Avoiding Troublesome Tenants

No landlord likes to rent their property to troublesome tenants. Unfortunately, it can be difficult to tell if a tenant is going to cause problems or not when holding viewings for your property.

Difficult tenants can cause landlords a number of issues during the duration of and after their tenancy, from losing out on rent, to having to clear up and fix damage after they leave. When looking for people to live in your residential property, checking the following can help you ensure that those who move into your premises are not going to cause any major problems.

abject owners

Get references

You should not just take an individuals’ word that they are an ideal tenant. Instead, ask for contact details to gain references from previous landlords.

If a potential tenant is unable to provide landlord references, then ask why. Those who are moving out from a family home, or have relocated from another country, may be unable to provide a landlord reference, but could still be an ideal tenant.

If unable to obtain a landlord reference, ask for an employer reference instead. This will not only prove that they are in employment, but can also provide information about their character.

Meet them in person

If you have the opportunity to meet your new tenants before they move into your property, then do. Communicating over the phone or by email can mean that you obtain a lot of information about your tenants, but meeting them in person can allow you to better assess whether they are the right renters for your residential premises.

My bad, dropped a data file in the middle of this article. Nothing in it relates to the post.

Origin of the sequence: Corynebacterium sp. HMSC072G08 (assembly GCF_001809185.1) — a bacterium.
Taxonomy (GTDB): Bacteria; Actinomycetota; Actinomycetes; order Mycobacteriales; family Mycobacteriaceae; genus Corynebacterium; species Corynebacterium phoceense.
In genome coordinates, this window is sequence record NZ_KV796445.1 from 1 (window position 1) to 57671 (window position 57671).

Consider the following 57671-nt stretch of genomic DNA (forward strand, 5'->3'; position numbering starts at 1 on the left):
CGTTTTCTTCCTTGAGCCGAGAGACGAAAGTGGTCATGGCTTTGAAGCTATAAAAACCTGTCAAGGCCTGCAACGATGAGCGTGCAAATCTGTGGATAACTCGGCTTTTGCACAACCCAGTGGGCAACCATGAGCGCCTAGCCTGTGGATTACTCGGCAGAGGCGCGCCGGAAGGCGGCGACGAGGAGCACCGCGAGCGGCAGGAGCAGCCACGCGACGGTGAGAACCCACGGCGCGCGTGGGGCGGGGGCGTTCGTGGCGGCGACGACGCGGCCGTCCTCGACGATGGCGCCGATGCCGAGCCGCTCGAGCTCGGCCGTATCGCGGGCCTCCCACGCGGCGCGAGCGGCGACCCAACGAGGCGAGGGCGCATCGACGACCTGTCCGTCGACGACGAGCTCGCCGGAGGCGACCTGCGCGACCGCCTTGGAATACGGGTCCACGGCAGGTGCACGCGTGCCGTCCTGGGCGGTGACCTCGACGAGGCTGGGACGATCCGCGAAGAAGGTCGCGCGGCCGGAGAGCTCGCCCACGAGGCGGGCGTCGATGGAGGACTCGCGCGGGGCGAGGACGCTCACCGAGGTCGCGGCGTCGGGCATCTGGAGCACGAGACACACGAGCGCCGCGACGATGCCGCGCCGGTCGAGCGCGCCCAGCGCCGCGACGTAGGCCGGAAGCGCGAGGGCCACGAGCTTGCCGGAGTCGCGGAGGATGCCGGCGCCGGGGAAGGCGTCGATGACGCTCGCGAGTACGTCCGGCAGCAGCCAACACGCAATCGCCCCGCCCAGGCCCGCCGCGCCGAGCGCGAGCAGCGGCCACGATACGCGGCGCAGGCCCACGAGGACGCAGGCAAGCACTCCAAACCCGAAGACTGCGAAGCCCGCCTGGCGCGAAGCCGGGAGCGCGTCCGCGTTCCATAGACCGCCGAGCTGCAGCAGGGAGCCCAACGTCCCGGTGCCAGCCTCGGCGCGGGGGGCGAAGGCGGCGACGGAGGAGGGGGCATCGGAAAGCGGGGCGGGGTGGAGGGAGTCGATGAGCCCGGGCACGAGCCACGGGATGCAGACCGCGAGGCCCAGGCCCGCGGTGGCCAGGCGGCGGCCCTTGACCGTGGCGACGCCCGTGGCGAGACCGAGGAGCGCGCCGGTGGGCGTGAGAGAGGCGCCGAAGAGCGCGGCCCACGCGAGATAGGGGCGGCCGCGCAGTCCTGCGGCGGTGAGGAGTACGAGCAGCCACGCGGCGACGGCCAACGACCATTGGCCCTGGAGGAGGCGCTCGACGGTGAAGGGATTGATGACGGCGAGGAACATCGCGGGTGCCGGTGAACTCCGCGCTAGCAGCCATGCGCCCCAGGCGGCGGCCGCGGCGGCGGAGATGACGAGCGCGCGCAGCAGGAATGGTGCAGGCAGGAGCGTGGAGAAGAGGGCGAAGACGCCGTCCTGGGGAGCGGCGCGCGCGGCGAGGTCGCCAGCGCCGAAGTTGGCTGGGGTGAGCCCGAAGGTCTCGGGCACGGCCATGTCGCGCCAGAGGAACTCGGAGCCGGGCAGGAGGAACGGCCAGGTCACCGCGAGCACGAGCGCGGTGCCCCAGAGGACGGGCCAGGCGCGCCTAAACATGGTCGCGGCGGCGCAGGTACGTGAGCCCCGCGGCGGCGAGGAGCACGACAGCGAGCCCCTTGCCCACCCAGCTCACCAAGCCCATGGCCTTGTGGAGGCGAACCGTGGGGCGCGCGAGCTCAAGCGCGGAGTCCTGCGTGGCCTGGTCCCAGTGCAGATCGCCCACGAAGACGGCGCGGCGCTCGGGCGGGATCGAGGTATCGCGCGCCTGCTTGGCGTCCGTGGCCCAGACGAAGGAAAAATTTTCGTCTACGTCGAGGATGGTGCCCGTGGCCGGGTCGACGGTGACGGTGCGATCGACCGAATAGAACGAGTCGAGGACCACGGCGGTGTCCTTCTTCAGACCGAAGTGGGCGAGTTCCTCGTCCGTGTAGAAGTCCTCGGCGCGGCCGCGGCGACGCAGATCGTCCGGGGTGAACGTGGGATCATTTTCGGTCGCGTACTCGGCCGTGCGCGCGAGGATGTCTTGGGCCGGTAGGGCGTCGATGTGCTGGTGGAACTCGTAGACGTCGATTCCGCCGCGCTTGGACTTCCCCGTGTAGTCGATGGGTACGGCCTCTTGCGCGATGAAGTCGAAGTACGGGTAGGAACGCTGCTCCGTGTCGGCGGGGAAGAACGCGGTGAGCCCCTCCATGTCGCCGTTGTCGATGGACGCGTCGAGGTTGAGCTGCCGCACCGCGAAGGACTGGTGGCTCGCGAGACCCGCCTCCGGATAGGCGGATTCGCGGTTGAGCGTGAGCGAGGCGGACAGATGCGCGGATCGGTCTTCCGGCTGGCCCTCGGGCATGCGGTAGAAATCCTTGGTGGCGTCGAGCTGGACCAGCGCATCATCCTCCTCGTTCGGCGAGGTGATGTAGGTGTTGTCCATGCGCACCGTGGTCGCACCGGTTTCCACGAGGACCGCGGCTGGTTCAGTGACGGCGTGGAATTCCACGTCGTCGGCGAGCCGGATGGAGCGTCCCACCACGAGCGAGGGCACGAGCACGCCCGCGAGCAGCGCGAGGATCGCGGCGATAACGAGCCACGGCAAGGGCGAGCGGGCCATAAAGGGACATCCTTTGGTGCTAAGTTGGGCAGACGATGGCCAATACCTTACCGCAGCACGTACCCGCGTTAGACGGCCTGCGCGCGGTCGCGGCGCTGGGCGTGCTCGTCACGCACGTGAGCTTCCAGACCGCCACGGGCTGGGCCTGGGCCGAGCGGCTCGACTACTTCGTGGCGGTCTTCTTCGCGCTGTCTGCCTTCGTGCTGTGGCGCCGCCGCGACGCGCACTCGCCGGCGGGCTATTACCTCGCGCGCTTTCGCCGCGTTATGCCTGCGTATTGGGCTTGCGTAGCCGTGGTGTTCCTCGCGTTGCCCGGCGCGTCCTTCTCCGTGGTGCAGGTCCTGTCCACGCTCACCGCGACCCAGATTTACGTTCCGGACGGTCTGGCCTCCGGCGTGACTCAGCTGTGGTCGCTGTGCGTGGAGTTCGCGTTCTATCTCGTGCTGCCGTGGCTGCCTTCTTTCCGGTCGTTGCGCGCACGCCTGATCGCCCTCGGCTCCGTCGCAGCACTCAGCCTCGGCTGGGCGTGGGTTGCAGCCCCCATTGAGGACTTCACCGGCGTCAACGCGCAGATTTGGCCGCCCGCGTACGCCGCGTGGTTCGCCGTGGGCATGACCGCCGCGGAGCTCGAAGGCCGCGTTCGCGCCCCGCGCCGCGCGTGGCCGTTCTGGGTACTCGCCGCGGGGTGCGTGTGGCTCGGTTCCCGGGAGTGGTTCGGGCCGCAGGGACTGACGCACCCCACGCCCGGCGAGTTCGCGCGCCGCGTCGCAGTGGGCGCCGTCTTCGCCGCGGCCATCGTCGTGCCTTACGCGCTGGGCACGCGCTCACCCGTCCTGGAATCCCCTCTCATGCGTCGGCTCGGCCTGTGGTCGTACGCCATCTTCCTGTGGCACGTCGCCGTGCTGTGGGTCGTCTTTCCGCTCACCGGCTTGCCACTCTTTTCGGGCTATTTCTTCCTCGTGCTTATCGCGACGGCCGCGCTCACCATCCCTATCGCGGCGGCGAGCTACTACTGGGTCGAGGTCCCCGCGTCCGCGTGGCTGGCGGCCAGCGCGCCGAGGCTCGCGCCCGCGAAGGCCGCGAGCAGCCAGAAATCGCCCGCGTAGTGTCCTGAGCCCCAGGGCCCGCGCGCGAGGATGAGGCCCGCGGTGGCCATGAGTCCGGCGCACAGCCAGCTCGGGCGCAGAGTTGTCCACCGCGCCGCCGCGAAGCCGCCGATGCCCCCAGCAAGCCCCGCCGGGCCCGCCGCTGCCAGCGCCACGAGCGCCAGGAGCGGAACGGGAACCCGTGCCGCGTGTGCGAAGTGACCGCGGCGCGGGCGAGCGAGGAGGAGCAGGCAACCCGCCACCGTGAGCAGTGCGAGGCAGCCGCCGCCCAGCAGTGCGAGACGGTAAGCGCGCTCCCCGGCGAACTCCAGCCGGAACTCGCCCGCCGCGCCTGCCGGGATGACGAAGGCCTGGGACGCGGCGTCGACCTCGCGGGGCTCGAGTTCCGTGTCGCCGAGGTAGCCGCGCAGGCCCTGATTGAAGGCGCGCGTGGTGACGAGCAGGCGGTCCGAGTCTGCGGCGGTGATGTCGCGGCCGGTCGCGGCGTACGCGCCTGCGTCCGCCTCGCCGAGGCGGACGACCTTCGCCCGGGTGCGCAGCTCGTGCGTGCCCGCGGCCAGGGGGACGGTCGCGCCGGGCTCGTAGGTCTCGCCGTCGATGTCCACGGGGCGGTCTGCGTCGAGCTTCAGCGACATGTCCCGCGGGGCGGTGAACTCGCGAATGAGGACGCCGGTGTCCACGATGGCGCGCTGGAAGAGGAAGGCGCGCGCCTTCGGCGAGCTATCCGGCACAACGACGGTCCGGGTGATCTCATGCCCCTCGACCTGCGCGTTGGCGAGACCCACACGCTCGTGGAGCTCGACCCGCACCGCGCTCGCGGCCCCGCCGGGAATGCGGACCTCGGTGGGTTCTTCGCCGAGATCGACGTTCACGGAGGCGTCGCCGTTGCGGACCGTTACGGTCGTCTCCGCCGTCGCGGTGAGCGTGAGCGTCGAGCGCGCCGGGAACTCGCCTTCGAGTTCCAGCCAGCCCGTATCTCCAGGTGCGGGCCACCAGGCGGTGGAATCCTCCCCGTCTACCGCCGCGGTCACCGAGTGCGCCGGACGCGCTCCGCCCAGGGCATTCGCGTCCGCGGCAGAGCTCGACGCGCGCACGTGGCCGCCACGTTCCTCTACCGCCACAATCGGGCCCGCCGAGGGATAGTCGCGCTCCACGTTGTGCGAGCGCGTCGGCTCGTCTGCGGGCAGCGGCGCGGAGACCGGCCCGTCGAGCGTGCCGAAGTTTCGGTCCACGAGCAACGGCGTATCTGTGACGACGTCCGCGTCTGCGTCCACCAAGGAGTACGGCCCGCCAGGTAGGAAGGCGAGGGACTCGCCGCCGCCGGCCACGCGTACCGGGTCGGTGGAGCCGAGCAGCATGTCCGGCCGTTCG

If you are unable to meet them, then make sure you use a letting agency you trust to manage your property. This could help remove the hassle of having to find people to occupy your home and mean you avoid difficult people that will cause problems during the tenancy.

Carry out a credit check

If you are concerned about your tenant being unable to pay the rent, then you may want to carry out a credit check. A credit check can show if the tenant has any County Court Judgements (CCJs) against them, amongst other details about their credit history.

tenant and landlord

Do they have the Right to Rent?

Introduced on the 1st February 2016, finding out whether tenants have the ‘right to rent’ is a compulsory obligation that all private landlords must complete before renting their property. Landlords must check that all inhabitants of their property that are 18 or over have permission to live in the UK. Making this check applies to all landlords, regardless of whether there is a tenancy agreement in place or not.

Landlords must check if the property will be the tenant’s only or main home, check original documents for consistency, keep a note of when the check was made, take copies of all documents and keep them for the duration of the tenancy and a year after the tenancy has ended. A lettings agency can complete the check on your behalf, but you must request them to do so in writing.

Protecting yourself

It is worth getting insurance that covers the building structure and contents of your property along with providing other protection. Many landlord insurance policies comes with optional extras that provide legal protection and compensation because of tenants damaging your property or failing to pay rent.

Currently struggling with problematic tenants?

If you are having problems with nightmare tenants in your residential property and require assistance in evicting them or recovering owed rent, then get in touch with Able Investigations. Our team of certificated enforcement officers are bailiffs who are experienced in dealing with troublesome tenants in a safe and legal way. Call us on 0345 366 0000 to find out how we can help.

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